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I've FINALLY Played A Chinese-Made Bass

Helen

Content Expert Saxophones
Staff member
Administrator
Yesterday I had the opportunity to play a Jinyin-made, horn stencilled under the name Xu Qiu. This vintage American-style style bass is like the plethora of bass saxes that we have seen over the past number of years--and which I have documented extensively on both my website and my blog--only carrying a brand name that I have personally had not seen to date.

The horn belongs to a local player who bought the sax on Craigslist a couple of years ago. I met this fellow a couple of months ago when he was looking for a baritone sax case, and I was looking for a home for an extra one that I had. Long story short, I made a new friend in the process who also plays vintage horns, and shares my love for JKs and Kings.

Getting back to this Chinese bass sax, I have to say, it's not nearly as bad as I thought it would be. Considering he has not taken it to the shop recently, it played quite well. That's not to say that this didn't have its fair share of problems. That said, it had a lot going for it as well.

I will be writing a really thorough review on my blog over the coming days, but I just wanted to post a couple of pics of the beastie here as a teaser as it were. Unfortunately I wasn't able to take great pics since I didn't have a tripod with me, and there are lots of reflections of objects--mostly me ;) --in the lacquer. I shot the pics in the owner's living room.

That said, the pics do show the heavy (over) construction, and quirkiness of the horn's design. I was left wondering: Did the people who built this ever look at a bass sax before they designed it?

Bottom line: I don't know if all Jinyin-made bass saxophones have all of these features, and are built like this. (We normally don't get this level of detail in the online pics we see.) Or if different ordering companies have input into the kinds of design features their stencil horns have.

I expected this Jinyin-made horn to be a sax equivalent of a light-weight tin can. It was anything but. It was a heavy horn, that was likely just as, if not slightly heavier than my Buescher True Tone bass.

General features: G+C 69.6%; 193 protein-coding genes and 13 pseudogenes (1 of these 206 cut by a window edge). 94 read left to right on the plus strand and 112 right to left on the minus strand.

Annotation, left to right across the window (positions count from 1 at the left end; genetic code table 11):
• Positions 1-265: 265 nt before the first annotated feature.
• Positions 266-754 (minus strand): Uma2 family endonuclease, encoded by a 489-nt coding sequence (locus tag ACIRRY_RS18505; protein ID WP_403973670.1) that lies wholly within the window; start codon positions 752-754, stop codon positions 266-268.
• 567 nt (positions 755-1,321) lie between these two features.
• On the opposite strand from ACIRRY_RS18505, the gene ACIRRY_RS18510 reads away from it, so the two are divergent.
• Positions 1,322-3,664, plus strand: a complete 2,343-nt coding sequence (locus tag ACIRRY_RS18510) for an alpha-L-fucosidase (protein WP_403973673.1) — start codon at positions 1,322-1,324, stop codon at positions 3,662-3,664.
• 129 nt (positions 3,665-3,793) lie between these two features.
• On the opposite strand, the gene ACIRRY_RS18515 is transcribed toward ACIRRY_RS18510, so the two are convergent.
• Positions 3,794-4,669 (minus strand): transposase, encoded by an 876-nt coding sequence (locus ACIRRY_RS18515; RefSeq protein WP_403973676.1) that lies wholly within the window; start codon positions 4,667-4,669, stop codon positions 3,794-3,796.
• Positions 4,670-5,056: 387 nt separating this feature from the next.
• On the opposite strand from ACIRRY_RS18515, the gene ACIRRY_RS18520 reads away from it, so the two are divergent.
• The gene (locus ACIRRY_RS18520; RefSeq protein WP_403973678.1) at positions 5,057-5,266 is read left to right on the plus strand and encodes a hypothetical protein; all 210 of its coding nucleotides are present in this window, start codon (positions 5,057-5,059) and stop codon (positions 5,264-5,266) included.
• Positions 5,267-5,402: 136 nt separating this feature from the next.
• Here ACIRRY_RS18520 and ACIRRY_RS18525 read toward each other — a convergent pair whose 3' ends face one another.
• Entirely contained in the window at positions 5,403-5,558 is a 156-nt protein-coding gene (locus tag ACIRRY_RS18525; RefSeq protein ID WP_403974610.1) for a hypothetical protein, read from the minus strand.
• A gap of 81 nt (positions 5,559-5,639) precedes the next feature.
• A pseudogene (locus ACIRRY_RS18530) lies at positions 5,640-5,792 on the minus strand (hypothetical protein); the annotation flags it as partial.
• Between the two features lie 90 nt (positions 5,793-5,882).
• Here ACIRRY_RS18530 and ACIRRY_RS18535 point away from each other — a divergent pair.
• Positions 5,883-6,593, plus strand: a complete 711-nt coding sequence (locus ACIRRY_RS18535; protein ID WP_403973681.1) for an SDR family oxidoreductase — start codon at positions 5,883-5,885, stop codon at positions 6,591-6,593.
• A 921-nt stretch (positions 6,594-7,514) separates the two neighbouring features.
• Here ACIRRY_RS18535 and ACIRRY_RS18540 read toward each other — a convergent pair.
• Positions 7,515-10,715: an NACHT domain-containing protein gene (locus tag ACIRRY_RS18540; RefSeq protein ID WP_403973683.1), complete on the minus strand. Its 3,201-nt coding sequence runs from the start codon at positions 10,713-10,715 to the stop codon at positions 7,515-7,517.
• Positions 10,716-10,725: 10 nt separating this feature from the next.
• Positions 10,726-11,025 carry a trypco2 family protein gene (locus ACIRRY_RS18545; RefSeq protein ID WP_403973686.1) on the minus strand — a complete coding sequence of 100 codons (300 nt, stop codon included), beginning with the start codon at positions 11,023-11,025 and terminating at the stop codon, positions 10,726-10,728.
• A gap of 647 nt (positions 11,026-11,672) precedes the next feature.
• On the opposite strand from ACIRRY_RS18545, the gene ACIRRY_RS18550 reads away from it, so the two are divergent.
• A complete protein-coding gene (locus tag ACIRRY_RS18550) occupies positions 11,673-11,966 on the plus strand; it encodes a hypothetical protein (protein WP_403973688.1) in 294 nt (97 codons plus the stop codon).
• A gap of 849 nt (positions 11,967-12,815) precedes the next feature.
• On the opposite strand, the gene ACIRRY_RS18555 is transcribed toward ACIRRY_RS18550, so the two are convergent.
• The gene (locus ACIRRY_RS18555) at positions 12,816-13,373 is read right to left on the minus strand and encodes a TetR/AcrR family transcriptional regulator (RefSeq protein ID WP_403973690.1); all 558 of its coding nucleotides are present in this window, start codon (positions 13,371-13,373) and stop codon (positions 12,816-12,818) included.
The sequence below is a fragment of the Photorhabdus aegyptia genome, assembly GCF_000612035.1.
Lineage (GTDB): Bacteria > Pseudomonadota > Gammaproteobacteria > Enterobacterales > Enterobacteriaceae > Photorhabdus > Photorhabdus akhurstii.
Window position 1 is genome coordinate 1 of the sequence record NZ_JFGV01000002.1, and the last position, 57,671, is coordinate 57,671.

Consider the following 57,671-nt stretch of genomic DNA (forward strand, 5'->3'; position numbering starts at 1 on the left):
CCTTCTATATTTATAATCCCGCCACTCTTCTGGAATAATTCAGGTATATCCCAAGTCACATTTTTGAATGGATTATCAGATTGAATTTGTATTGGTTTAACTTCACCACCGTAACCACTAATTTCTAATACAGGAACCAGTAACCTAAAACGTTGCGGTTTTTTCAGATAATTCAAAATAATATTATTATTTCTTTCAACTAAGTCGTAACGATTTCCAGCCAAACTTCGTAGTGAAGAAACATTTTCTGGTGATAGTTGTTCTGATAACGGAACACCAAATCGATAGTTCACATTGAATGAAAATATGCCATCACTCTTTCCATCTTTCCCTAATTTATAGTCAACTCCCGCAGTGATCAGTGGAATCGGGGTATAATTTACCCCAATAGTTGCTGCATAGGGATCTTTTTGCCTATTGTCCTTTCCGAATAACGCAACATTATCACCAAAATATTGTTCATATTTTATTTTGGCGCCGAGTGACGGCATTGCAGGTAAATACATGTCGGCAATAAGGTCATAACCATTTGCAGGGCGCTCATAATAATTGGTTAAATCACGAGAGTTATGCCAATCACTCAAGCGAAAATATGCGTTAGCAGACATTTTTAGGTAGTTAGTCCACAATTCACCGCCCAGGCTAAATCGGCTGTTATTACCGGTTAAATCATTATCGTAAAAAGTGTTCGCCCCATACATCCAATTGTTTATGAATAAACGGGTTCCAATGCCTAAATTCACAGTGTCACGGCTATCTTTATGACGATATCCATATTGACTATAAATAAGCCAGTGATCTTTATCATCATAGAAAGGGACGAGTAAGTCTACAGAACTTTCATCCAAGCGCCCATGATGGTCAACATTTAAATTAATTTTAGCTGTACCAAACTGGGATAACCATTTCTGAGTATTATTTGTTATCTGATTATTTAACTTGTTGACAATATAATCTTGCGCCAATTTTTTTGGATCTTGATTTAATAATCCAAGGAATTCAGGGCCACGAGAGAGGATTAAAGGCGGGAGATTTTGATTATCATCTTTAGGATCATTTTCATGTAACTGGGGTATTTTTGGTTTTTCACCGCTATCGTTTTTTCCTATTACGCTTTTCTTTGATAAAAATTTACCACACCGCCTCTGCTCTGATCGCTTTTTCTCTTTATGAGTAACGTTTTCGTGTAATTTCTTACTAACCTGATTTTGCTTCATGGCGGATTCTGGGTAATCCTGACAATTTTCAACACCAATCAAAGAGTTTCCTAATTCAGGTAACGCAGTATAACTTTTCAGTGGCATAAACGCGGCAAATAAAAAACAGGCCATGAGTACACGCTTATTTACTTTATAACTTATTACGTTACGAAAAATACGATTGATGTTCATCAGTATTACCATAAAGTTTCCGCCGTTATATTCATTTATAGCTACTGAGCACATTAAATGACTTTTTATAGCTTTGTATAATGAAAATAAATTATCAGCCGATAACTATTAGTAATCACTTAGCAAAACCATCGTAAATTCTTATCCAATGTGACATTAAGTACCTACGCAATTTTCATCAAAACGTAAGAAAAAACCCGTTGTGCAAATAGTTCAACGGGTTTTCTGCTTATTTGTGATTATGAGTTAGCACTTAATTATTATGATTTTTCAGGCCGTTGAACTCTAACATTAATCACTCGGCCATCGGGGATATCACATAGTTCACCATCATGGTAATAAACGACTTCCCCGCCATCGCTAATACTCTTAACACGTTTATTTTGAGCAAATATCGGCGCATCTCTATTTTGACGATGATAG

If one could guarantee that the horn you ordered would be like the one I played, for the casual (3 or 4 gig a year) player, this horn would likely do the trick. (Now there is something you probably wouldn't have ever expected to see me write.) ;) That said, there are too many unknowns about this manufacturer, the factories the horns were (are?) made at, and the companies that ordered them, to be able to make a blanket statement that these are OK instruments to buy without being able to play test before buying them.

But like I said, I will write a full review of this horn in the coming days, in the meantime, enjoy these teaser pics...

Bow-Right-Side-&-Low-C-Key-Mechanism-2.jpgCarbon-Fibre-Peg.jpgLeft-Hand-&-Palm-Keys.jpgLeft-Palm-&-Pinkie-Keys.jpgOctave-Vent-&-Upper-Key-Work.jpgRight-Palm-&-Pinkie-Keys-and-Bell-to-Body-Support-Brace-2.jpg
 

Helen

Content Expert Saxophones
Staff member
Administrator
It sounded pretty much like the Buescher Jim. As far as intonation goes, that depends on which of the 2 necks I used. To be quite honest, I was able to play it in tune better than I can my Buescher. It seemed to be less finicky--especially since I wasn't familiar with it. But I'll go into all of that when I do the review.
 

pete

Brassica Oleracea
Staff member
Administrator
I do like the idea of two bell-to-body braces and the fact that they use screws, rather than solder.
 

Gandalfe

Admin and all around good guy.
Staff member
Administrator
It sounded pretty much like the Buescher Jim. As far as intonation goes, that depends on which of the 2 necks I used. To be quite honest, I was able to play it in tune better than I can my Buescher. It seemed to be less finicky--especially since I wasn't familiar with it. But I'll go into all of that when I do the review.
I look forward to reading your review.
 
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